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OpEdNews Op Eds    H3'ed 1/29/16

Silk Dragon Takes Persian Road

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As an NPT member state, Iran will continue to use nuclear energy for peaceful purposes. Chinese companies are already a player in the redesigning of the Arak heavy water reactor, and will be involved in producing isotopes for medical purposes and desalinating seawater.

Investment in mining is also a certainty. According to the World Mining Congress (WMC), China and Iran were the 1st and 10th largest minerals producers in the world in 2013. Iran holds more than 7% of the world's proven mineral reserves, but only 20% of these have been developed. Foreigners are now allowed to operate Iranian mines for 25 years -- and China will be on it.

One Belt, One Road is mostly about high-speed rail. So no wonder upgrading and expanding Iran's railway network is a key plank in the Joint Statement on Comprehensive Strategic Partnership between Iran and China.

Of course progress along the New Silk Road(s) will face numerous pitfalls.

No one yet knows the full details about the Iran-China strategic partnership; Tehran won't be content with being just a transit route for China's exports; it aims at being a key trans-Eurasian partner. China is a WTO member; Iran is not a full member yet. China is at the center of multiple trade agreements while Iran is a partner in only a few.

Cooperation with the Central Asian stans may be quite a feat -- as some, like Uzbekistan, are quite jealous of their economic practices. And a multi-vector, complex relationship between Tehran and Ankara is still a work in progress; Turkey after all physically connects Asia to Europe.

A geostrategic master class

Geopolitically, Iran's Supreme Leader Ayatollah Khamenei unambiguously set the tone as he met Xi. China, said the Supreme Leader, is a "trustworthy" country; the establishment of a "25-year strategic relation is completely correct and wise"; and last but not least, "The Islamic Republic of Iran will never forget China's cooperation during the time of sanctions."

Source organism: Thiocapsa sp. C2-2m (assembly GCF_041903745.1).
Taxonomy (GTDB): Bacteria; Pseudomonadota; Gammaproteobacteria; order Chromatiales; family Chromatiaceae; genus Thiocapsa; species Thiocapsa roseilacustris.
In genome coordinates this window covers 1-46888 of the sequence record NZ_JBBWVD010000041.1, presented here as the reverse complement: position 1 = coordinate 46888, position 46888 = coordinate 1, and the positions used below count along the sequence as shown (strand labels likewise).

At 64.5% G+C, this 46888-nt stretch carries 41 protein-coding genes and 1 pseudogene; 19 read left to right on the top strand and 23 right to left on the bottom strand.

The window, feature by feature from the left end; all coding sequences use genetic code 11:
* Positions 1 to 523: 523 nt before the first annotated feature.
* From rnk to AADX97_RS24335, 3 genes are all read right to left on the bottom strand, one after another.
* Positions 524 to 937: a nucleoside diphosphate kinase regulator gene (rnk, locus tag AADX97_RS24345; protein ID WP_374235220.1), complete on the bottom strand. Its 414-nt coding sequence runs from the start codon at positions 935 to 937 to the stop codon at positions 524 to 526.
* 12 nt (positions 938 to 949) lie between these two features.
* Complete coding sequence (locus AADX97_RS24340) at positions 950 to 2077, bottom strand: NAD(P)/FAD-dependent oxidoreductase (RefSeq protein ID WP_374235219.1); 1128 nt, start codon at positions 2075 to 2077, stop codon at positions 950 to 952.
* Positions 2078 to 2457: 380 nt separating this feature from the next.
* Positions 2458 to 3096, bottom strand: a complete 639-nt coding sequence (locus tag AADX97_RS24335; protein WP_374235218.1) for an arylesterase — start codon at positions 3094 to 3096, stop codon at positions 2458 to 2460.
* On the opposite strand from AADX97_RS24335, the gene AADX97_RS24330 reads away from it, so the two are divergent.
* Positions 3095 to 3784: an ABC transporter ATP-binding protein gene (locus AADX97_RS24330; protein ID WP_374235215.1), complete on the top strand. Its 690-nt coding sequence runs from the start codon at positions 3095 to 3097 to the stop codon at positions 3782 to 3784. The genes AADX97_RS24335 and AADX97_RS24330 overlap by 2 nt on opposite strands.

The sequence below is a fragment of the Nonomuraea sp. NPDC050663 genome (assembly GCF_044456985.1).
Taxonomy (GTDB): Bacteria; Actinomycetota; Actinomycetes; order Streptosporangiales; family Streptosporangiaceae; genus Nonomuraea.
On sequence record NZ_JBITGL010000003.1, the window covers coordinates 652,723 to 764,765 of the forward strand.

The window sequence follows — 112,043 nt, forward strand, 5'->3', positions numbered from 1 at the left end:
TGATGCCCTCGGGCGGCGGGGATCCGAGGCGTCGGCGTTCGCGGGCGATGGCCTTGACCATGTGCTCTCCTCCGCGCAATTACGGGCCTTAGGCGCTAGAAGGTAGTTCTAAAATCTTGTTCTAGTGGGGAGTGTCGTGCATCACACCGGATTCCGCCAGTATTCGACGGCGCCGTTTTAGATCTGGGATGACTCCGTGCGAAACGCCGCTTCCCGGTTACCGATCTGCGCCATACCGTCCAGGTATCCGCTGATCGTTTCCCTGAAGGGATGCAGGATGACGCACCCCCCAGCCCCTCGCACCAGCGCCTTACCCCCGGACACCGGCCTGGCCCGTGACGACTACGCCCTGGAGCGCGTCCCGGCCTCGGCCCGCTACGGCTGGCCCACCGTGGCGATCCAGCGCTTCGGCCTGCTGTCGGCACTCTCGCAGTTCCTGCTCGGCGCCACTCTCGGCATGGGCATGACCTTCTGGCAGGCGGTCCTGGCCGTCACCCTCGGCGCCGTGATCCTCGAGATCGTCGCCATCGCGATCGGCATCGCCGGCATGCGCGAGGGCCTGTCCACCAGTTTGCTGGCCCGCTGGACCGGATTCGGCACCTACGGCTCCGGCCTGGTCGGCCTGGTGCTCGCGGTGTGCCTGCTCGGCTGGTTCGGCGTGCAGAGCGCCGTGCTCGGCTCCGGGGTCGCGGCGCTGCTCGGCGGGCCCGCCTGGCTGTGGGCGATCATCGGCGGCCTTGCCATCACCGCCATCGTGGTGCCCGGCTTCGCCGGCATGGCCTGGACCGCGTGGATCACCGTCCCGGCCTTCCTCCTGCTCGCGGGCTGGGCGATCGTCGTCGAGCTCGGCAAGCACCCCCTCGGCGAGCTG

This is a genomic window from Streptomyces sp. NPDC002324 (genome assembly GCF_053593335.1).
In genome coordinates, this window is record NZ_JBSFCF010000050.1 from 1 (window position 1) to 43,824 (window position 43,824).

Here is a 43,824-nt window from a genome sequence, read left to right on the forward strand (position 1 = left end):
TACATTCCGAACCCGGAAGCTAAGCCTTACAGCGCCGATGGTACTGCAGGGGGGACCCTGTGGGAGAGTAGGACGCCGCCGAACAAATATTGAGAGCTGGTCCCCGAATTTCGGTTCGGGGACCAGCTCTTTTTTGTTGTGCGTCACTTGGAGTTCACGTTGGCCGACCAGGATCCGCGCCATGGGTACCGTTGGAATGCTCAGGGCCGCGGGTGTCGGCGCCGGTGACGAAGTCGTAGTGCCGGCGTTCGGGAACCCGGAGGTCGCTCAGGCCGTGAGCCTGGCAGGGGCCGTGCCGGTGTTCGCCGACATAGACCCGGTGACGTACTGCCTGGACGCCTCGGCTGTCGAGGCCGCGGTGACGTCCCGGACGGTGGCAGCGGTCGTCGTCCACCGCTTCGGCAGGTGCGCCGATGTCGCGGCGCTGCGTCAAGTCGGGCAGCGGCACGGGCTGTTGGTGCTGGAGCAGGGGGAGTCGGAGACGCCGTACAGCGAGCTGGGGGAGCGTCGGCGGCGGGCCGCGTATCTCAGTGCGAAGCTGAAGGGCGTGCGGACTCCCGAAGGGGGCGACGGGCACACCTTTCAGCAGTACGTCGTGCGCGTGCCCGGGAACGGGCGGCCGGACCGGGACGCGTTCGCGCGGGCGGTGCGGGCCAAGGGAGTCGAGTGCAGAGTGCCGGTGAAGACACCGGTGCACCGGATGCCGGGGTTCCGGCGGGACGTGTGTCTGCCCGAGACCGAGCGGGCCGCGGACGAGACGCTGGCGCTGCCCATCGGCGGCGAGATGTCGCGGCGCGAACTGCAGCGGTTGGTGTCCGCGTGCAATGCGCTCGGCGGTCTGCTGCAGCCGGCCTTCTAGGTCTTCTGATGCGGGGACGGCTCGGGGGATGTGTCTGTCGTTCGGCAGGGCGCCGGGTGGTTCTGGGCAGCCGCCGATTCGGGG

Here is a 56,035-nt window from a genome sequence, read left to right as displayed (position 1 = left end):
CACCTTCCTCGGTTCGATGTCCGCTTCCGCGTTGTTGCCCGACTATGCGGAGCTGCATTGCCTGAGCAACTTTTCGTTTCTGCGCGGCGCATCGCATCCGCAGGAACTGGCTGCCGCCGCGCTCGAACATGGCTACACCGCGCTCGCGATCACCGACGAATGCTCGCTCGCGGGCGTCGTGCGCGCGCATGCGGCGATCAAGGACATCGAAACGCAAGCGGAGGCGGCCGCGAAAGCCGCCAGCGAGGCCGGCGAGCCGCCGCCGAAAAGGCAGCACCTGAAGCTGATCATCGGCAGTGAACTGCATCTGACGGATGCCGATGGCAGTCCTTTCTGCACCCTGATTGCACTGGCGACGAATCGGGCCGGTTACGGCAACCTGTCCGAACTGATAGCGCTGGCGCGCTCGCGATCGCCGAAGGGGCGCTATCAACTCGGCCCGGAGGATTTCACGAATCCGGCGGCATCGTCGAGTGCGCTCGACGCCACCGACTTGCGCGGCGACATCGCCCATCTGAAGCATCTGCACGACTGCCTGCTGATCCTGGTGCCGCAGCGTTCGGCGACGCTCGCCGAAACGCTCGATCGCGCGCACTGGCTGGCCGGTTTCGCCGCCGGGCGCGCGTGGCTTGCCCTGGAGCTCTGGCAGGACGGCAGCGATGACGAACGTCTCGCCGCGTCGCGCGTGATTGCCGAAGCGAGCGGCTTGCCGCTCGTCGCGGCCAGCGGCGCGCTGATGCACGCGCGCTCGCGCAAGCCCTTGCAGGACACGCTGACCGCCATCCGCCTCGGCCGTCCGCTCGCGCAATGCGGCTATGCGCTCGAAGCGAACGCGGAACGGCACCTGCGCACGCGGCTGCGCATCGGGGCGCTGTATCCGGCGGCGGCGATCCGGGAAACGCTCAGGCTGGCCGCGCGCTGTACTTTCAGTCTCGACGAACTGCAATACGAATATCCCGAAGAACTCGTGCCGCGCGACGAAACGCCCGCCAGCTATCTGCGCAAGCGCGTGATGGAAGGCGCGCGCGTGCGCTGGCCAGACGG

Subtle but firm, Ayatollah Khamenei could not but refer to the stark difference between Iran and Saudi Arabia in the absolutely crucial -- for China -- area of energy security: "Iran is the only independent country in the region that can be trusted in the area of energy because unlike many regional countries, the energy policy of Iran is not influenced by any non-Iranian factor."

The bottom line is that for Beijing, a strategic partnership with Iran is a matter of vital national security. Moreover, geostrategically, Beijing sees Iran as an essential hub, in Southwest Asia and Eurasia for that matter, counterpunching Washington's much-advertised "pivot" and US naval hegemony. That implies Beijing's full support for a powerful Iran in the arc spanning the Persian Gulf to the Caspian; all these maritime and land routes -- New Silk Road-wise -- are vitally important to China.

There is no fulfillment of the New Silk Road vision without a comprehensive Iran-China strategic partnership. Xi and the Beijing leadership not only solidified it; in a sweeping move, they sort of upgraded what some Iranian analysts define as Khamenei's defensive realism theory of international relations to a de facto protection ring of China's geostrategic interests.

A master class. And it's all going according to (Beijing's) plan. Next step is Iran as a full SCO member. Eurasian integration, here we come.

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Pepe Escobar is an independent geopolitical analyst. He writes for RT, Sputnik and TomDispatch, and is a frequent contributor to websites and radio and TV shows ranging from the US to East Asia. He is the former roving correspondent for Asia (more...)
 

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